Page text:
What are the new rules for UK residential property?
All non-domiciled individuals who own UK residential property through an offshore company (whether the shares are owned personally or through a trust or foundation) will be subject to inheritance tax as if the offshore company is transparent or does not exist. Currently an offshore company offers non-doms a way of converting what would otherwise be a taxable UK property into non-taxable shares in the offshore company. This shelters the entire value of the underlying property from inheritance tax. That advantage will be removed from April 2017 and will apply to all offshore companies holding UK residential property. It is not restricted to those owned only by long-term UK resident non-doms.
What are the changes for non-doms who had a UK domicile of origin?
An individual born in the UK with a UK domicile of origin may have left the UK many years ago on a permanent basis and acquired a domicile of choice elsewhere. If that individual ever becomes UK tax resident again, even on a short term basis (for example, on a three-year employment contract), they will immediately be treated as UK domiciled for income tax and capital gains tax purposes. For inheritance tax purposes they will have a grace period of just one year. They will not be entitled to non-domiciled tax treatment and they won't have the 15 year grace period available to other non-doms who move to the UK. Even trusts set up before they returned to the UK won't receive favourable treatment unlike those set up by other non-doms before they become deemed domiciled.
When will the new rules apply?
The new rules for long-term resident non-doms will apply from 6 April 2017 irrespective of when the individual arrived in the UK.
The inheritance tax changes affecting UK residential property held by offshore companies will apply from 6 April 2017 and will affect existing structures as well as new ones.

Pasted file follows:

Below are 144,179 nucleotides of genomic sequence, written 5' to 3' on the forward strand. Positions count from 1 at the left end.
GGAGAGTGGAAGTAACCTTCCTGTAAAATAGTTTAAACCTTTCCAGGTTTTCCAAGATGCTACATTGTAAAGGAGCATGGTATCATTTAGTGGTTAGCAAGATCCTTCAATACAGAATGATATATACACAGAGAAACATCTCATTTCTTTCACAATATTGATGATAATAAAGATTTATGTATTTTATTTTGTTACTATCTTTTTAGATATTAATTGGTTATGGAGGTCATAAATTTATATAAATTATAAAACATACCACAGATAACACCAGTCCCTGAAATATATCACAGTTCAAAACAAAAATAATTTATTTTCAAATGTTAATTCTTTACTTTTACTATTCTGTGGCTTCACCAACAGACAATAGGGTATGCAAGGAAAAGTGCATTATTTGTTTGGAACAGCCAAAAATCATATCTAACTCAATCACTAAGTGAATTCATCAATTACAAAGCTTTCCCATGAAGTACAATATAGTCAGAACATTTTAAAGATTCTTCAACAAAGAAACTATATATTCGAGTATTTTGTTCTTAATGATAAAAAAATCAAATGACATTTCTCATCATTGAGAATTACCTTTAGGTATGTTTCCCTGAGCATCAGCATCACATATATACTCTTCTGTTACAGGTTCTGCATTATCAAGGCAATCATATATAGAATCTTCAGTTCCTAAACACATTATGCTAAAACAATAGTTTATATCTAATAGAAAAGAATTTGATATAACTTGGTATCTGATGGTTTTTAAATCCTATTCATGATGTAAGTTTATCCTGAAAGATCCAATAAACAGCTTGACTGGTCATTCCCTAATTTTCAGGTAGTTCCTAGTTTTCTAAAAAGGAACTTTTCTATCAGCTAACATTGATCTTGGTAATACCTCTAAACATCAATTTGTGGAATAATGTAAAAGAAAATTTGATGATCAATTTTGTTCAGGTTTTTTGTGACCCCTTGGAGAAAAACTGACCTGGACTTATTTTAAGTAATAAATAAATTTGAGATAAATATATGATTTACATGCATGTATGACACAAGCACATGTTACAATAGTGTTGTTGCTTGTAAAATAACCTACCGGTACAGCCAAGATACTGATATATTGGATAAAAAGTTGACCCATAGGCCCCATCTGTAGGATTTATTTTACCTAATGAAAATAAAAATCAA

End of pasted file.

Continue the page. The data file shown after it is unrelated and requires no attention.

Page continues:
The new rules for returning non-doms with a UK domicile of origin will apply from 6 April 2017 but will include those who returned prior to April 2017. This is particularly harsh on those who returned before the proposals were even announced and who will now be facing a very different tax regime following the introduction of what are, arguably, retrospective tax changes.
What action should you take now?
It is still too early to take any concrete planning steps. There is very little detail on most of the changes and it is possible the government will respond positively to the critical submissions made by Mishcon de Reya and other professional firms and bodies. Taking action now before full details of the new rules are known could even result in unnecessary tax charges and wasted professional fees. Any planning using a "tax scheme" almost certainly won't work anyway and could increase the risk of an unwelcome tax enquiry. That said, those who will be affected should already be considering their options well in advance of the changes being implemented.
We will be closely tracking the new legislation and accompanying government guidance and related announcements. We will publish further editions of Countdown to 2017 over the coming months. In the meantime, if you have any questions about the proposals, or you would like us to analyse your particular circumstances and advise on possible tailored mitigation strategies, then please contact Andrew Goldstone or your usual Mishcon de Reya tax contact.